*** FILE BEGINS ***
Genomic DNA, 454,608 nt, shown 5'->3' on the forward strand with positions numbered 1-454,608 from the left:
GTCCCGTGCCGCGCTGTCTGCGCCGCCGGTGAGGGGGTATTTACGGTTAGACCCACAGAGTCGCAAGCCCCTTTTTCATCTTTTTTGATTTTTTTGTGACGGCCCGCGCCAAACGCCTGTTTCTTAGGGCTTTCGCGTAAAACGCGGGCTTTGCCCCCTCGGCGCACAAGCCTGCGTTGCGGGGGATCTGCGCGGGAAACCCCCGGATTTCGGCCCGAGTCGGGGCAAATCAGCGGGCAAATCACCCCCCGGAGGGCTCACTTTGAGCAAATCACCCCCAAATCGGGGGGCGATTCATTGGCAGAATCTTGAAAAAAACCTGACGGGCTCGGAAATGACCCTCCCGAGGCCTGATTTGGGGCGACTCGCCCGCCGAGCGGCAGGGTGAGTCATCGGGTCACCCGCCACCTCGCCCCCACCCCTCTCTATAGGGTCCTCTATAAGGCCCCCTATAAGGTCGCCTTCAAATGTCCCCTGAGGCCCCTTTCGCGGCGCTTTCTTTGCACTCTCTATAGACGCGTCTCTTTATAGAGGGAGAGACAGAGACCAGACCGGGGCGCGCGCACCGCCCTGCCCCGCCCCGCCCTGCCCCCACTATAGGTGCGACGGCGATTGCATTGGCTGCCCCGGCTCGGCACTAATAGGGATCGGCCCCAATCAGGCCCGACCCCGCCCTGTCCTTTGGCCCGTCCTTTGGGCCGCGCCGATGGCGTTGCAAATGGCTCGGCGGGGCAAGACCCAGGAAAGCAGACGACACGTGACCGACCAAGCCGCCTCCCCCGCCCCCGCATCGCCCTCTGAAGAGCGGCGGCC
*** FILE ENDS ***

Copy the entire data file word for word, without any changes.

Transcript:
Genomic DNA, 454,608 nt, shown 5'->3' on the forward strand with positions numbered 1-454,608 from the left:
GTCCCGTGCCGCGCTGTCTGCGCCGCCGGTGAGGGGGTATTTACGGTTAGACCCACAGAGTCGCAAGCCCCTTTTTCATCTTTTTTGATTTTTTTGTGACGGCCCGCGCCAAACGCCTGTTTCTTAGGGCTTTCGCGTAAAACGCGGGCTTTGCCCCCTCGGCGCACAAGCCTGCGTTGCGGGGGATCTGCGCGGGAAACCCCCGGATTTCGGCCCGAGTCGGGGCAAATCAGCGGGCAAATCACCCCCCGGAGGGCTCACTTTGAGCAAATCACCCCCAAATCGGGGGGCGATTCATTGGCAGAATCTTGAAAAAAACCTGACGGGCTCGGAAATGACCCTCCCGAGGCCTGATTTGGGGCGACTCGCCCGCCGAGCGGCAGGGTGAGTCATCGGGTCACCCGCCACCTCGCCCCCACCCCTCTCTATAGGGTCCTCTATAAGGCCCCCTATAAGGTCGCCTTCAAATGTCCCCTGAGGCCCCTTTCGCGGCGCTTTCTTTGCACTCTCTATAGACGCGTCTCTTTATAGAGGGAGAGACAGAGACCAGACCGGGGCGCGCGCACCGCCCTGCCCCGCCCCGCCCTGCCCCCACTATAGGTGCGACGGCGATTGCATTGGCTGCCCCGGCTCGGCACTAATAGGGATCGGCCCCAATCAGGCCCGACCCCGCCCTGTCCTTTGGCCCGTCCTTTGGGCCGCGCCGATGGCGTTGCAAATGGCTCGGCGGGGCAAGACCCAGGAAAGCAGACGACACGTGACCGACCAAGCCGCCTCCCCCGCCCCCGCATCGCCCTCTGAAGAGCGGCGGCC